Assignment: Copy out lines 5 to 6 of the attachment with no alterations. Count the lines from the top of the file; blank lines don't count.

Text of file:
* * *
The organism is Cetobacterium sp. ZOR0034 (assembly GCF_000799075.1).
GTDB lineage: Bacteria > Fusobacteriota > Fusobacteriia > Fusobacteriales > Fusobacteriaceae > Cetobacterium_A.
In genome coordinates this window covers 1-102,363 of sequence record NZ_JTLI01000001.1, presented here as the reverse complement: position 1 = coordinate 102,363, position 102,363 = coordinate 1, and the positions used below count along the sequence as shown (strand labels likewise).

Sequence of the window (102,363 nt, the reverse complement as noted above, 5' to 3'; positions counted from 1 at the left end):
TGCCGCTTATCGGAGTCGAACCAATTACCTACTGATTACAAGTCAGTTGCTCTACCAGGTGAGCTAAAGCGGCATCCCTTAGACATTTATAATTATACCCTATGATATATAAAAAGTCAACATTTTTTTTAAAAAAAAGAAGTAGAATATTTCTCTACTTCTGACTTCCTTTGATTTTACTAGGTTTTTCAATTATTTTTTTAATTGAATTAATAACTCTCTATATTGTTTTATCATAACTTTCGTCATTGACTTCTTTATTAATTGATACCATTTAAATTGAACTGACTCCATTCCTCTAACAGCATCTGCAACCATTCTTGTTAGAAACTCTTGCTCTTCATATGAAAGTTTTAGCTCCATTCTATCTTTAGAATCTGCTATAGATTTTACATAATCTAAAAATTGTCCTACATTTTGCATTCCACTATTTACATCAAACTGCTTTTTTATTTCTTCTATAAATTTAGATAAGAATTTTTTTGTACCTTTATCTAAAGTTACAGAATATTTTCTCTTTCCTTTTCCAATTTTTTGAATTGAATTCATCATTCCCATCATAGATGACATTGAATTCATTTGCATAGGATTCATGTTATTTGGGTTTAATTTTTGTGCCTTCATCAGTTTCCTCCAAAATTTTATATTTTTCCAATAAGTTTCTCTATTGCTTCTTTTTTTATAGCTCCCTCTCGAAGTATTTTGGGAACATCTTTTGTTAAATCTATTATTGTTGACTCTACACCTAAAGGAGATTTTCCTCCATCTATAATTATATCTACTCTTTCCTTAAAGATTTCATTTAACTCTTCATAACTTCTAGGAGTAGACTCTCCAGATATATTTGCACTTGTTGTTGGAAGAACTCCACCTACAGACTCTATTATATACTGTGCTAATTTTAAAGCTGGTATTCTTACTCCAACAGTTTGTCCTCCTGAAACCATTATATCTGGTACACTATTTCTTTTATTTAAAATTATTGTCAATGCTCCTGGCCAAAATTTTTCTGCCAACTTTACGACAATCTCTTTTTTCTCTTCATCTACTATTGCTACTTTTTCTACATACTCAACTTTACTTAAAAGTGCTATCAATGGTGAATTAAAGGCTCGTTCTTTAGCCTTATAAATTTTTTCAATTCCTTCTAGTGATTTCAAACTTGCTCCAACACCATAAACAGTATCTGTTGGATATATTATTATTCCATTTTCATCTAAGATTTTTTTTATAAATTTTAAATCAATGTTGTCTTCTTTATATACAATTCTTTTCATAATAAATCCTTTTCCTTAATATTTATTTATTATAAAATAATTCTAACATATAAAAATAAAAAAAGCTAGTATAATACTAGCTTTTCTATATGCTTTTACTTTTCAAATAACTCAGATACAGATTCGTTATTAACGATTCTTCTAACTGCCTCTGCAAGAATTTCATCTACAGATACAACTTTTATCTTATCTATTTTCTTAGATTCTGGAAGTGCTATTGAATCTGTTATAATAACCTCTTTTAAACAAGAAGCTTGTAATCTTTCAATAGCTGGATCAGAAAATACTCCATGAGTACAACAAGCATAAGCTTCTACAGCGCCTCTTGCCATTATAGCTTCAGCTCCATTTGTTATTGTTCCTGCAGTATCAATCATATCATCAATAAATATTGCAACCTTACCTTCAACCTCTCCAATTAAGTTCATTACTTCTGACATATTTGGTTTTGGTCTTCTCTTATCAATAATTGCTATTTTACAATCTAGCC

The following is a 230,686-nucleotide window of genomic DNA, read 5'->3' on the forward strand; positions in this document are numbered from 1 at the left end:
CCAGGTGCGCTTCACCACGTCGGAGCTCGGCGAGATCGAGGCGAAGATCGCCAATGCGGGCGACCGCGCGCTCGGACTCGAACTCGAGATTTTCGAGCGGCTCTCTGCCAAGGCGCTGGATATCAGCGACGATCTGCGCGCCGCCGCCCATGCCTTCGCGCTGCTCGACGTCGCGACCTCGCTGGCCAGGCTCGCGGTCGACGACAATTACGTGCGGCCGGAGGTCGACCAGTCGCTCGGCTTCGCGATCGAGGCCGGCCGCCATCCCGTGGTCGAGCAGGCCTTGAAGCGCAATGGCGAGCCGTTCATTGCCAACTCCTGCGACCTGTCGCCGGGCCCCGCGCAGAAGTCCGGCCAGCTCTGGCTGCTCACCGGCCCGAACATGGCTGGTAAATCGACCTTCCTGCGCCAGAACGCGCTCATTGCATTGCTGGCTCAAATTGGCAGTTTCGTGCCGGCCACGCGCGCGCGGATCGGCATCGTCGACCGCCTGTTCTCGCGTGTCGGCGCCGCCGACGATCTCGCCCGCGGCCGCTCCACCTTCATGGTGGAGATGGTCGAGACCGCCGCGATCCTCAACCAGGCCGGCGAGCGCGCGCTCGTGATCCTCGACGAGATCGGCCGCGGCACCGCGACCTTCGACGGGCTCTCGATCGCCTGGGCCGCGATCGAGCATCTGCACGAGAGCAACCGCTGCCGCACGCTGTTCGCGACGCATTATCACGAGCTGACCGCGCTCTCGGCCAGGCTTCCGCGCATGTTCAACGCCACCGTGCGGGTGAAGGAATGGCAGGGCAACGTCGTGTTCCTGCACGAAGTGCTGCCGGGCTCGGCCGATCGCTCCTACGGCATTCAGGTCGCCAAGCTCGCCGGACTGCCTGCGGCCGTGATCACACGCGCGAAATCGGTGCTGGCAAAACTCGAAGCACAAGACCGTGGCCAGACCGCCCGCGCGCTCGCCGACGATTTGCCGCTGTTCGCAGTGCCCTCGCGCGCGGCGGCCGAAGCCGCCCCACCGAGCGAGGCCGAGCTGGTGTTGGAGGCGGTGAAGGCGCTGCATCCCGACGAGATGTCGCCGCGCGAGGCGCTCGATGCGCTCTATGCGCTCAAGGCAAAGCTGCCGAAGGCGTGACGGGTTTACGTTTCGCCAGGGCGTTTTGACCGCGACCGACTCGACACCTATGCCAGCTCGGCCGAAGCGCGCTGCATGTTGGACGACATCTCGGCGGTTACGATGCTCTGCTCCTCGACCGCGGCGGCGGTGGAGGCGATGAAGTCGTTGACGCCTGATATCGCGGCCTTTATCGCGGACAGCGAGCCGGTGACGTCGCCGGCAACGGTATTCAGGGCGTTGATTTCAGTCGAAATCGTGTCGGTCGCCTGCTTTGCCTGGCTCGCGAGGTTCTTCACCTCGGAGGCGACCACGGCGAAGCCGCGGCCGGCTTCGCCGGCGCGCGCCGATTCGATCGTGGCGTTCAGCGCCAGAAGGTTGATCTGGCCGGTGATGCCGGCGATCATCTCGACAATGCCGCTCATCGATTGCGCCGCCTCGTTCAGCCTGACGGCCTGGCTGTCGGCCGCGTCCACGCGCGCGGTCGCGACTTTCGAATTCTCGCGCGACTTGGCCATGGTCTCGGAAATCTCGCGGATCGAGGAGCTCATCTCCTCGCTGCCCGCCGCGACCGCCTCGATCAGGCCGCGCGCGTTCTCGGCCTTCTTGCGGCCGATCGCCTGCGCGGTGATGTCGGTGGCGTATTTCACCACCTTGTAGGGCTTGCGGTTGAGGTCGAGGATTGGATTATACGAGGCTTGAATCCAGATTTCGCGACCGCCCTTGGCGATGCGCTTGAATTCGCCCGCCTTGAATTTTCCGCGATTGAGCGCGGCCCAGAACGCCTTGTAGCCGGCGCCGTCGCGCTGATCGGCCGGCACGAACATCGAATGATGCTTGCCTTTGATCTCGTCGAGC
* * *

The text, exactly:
TGCCGCTTATCGGAGTCGAACCAATTACCTACTGATTACAAGTCAGTTGCTCTACCAGGTGAGCTAAAGCGGCATCCCTTAGACATTTATAATTATACCCTATGATATATAAAAAGTCAACATTTTTTTTAAAAAAAAGAAGTAGAATATTTCTCTACTTCTGACTTCCTTTGATTTTACTAGGTTTTTCAATTATTTTTTTAATTGAATTAATAACTCTCTATATTGTTTTATCATAACTTTCGTCATTGACTTCTTTATTAATTGATACCATTTAAATTGAACTGACTCCATTCCTCTAACAGCATCTGCAACCATTCTTGTTAGAAACTCTTGCTCTTCATATGAAAGTTTTAGCTCCATTCTATCTTTAGAATCTGCTATAGATTTTACATAATCTAAAAATTGTCCTACATTTTGCATTCCACTATTTACATCAAACTGCTTTTTTATTTCTTCTATAAATTTAGATAAGAATTTTTTTGTACCTTTATCTAAAGTTACAGAATATTTTCTCTTTCCTTTTCCAATTTTTTGAATTGAATTCATCATTCCCATCATAGATGACATTGAATTCATTTGCATAGGATTCATGTTATTTGGGTTTAATTTTTGTGCCTTCATCAGTTTCCTCCAAAATTTTATATTTTTCCAATAAGTTTCTCTATTGCTTCTTTTTTTATAGCTCCCTCTCGAAGTATTTTGGGAACATCTTTTGTTAAATCTATTATTGTTGACTCTACACCTAAAGGAGATTTTCCTCCATCTATAATTATATCTACTCTTTCCTTAAAGATTTCATTTAACTCTTCATAACTTCTAGGAGTAGACTCTCCAGATATATTTGCACTTGTTGTTGGAAGAACTCCACCTACAGACTCTATTATATACTGTGCTAATTTTAAAGCTGGTATTCTTACTCCAACAGTTTGTCCTCCTGAAACCATTATATCTGGTACACTATTTCTTTTATTTAAAATTATTGTCAATGCTCCTGGCCAAAATTTTTCTGCCAACTTTACGACAATCTCTTTTTTCTCTTCATCTACTATTGCTACTTTTTCTACATACTCAACTTTACTTAAAAGTGCTATCAATGGTGAATTAAAGGCTCGTTCTTTAGCCTTATAAATTTTTTCAATTCCTTCTAGTGATTTCAAACTTGCTCCAACACCATAAACAGTATCTGTTGGATATATTATTATTCCATTTTCATCTAAGATTTTTTTTATAAATTTTAAATCAATGTTGTCTTCTTTATATACAATTCTTTTCATAATAAATCCTTTTCCTTAATATTTATTTATTATAAAATAATTCTAACATATAAAAATAAAAAAAGCTAGTATAATACTAGCTTTTCTATATGCTTTTACTTTTCAAATAACTCAGATACAGATTCGTTATTAACGATTCTTCTAACTGCCTCTGCAAGAATTTCATCTACAGATACAACTTTTATCTTATCTATTTTCTTAGATTCTGGAAGTGCTATTGAATCTGTTATAATAACCTCTTTTAAACAAGAAGCTTGTAATCTTTCAATAGCTGGATCAGAAAATACTCCATGAGTACAACAAGCATAAGCTTCTACAGCGCCTCTTGCCATTATAGCTTCAGCTCCATTTGTTATTGTTCCTGCAGTATCAATCATATCATCAATAAATATTGCAACCTTACCTTCAACCTCTCCAATTAAGTTCATTACTTCTGACATATTTGGTTTTGGTCTTCTCTTATCAATAATTGCTATTTTACAATCTAGCC

The following is a 230,686-nucleotide window of genomic DNA, read 5'->3' on the forward strand; positions in this document are numbered from 1 at the left end: